Being able to explode your boss with a rocket launcher is bringing the office closer together, says Toby.
By Toby McCasker on November 13, 2013 at 9:34 am
Sometimes I put some pantaloons on and I go to work in an office environment. Not often, but sometimes. It’s an alright office. The people are nice enough. They wear shirts and ties and prim frocks, and talk in a quaint way that includes phrases such as “Let’s take this conversation offline,” ostensibly to “cut through the noise” and “start warming the room to the idea.”
It’s a business and business is good, because these people do business. That is, until, the clock strikes a certain time every Friday.
And I feel the boss’s hands gripping my shoulders and I have been startled. He says, “Tobes? Tobes?” and I take my headphones off, sort of shaking. “Tobes? Do you know what time it is?” And those eyes, they are manic and oceanic. I spend an embarrassing few seconds figuring out the analogue clock above my desk, which is a communal desk in the corner of the greater office dubbed Little Italy because all us weird mixed race renegades split from the mainland.
“Uh, it’s about fou-” I finally work out, and this. Is. Not. Correct. The boss Platoons his arms into the air and the right answer is inbound:
“IT’S QUAKE O’CLOCK, MUTHA (STRING OF EXPLETIVES)”
And sometimes he will throw whatever quarter-empty afternoon libation he has fixed himself furiously into the nearest wall, and it will smash, and the emotionally detached woman in sales will laugh very uncomfortably. Could I be exaggerating for the sake of comedy? If my sometime employers are reading this, the answer is yes.
(The answer is yes, OK, gosh. Do you have to take the fun out of everything, reality?)
The shy accounts woman is a different person during Quake O’Clock. She becomes a savage beast who will not accept defeat, as none of us will even though the stakes are “lol respawn go again.” Quake O’Clock is an office-wide game of Quake Live. It’s free and is still easy to play when you are so inhumanly tanked on cheap Sauvignon Blanc you are loudly pronouncing it as “Saw-vig-non Blank” and this is somehow the funniest thing anyone has ever done.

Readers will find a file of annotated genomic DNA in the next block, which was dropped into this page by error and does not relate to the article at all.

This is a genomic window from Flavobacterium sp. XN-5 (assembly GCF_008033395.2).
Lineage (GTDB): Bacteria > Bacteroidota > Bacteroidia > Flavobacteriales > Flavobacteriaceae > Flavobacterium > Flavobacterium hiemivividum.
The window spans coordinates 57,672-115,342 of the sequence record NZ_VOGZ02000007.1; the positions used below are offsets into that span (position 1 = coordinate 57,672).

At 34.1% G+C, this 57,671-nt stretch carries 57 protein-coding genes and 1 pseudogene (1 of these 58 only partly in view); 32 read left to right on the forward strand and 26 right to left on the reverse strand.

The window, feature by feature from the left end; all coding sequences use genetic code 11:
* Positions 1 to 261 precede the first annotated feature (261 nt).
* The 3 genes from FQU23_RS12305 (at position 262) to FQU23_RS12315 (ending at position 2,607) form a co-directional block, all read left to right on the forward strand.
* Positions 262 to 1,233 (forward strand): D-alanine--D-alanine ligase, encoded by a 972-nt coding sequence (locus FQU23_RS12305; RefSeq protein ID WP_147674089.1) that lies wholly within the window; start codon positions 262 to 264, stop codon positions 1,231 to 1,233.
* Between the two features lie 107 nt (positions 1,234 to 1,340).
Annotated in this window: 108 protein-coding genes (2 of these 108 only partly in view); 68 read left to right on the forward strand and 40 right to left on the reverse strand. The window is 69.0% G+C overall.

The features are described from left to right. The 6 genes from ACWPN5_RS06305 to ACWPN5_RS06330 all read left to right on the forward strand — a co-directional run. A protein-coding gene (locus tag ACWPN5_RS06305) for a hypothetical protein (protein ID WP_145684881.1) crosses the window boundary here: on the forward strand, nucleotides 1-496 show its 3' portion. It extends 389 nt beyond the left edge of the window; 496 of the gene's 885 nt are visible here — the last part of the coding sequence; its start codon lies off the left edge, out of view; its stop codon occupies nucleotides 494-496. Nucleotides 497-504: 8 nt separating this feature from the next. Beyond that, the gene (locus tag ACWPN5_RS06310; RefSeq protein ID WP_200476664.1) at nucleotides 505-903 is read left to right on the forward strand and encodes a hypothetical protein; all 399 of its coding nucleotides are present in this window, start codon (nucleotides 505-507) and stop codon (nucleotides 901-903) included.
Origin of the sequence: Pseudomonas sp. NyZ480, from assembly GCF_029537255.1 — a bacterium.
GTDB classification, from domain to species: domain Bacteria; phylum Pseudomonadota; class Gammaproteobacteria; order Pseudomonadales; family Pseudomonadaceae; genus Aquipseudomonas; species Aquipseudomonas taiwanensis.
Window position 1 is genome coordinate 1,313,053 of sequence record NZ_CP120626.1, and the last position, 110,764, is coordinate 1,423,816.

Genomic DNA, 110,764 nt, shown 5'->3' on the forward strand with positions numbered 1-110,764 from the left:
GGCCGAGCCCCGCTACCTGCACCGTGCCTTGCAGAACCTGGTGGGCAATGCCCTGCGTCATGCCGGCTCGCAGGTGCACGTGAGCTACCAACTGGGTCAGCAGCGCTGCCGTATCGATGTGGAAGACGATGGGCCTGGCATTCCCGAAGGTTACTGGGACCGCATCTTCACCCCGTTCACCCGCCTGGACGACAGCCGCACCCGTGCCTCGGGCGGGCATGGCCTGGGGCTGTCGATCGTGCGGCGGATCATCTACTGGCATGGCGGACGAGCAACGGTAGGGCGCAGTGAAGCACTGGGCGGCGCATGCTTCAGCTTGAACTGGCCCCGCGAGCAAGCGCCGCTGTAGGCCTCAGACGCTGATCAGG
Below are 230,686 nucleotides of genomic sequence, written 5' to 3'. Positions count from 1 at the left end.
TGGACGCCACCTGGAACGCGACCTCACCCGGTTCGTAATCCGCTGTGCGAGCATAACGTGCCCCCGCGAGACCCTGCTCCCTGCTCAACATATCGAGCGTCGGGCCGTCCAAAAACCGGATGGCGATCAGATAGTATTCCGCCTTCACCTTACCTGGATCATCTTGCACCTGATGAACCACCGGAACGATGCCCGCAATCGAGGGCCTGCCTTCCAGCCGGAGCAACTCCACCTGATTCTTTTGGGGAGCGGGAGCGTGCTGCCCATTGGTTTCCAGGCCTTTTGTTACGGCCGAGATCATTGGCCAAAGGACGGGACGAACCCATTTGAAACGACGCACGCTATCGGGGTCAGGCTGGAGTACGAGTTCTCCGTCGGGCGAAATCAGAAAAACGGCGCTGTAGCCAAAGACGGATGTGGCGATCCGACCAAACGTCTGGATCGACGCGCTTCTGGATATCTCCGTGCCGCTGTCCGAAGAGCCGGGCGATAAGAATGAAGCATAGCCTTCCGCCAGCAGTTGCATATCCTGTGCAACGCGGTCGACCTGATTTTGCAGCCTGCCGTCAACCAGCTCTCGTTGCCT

Initially devised as a team-building exercise cum end-of-week reward, Quake O’Clock has become much more than that. It has become a stethoscope on the hearts of my co-workers who must wear game faces when they are not gaming every day so that high-powered business deals may be brokered.
You forget, sometimes, that men and women at work are men and women. To Quake O’Clock is to know the person in the for-work clothes. This simple, free piece of online FPS-thing lights up their human conditions. There is swearing and there is frustration, there is more swearing and there is abject triumph. No one is spared. It is a period of great equality in a place of unspoken yet strict heirarchy. The boss is terrible at this game, and he is killed a lot. When work begins anew every Monday, tensions are waylaid, built throughough the week, and then put to the overpowered machine gun again on Friday.
Maybe even more than that, Quake O’Clock does well to highlight this very important aspect of people: For whatever negative quality someone might have that rubs others the wrong way – and this can be amplified so, so much by a cloistered office environment – it is often a byproduct of or even necessitated by their virtues. Vice-versa, too.
Passion can be loud and intrusive, but it is a person who gives a damn about things; detachment can be uncomfortable and strange, but it is a person who is considering things more deeply than you might ever understand.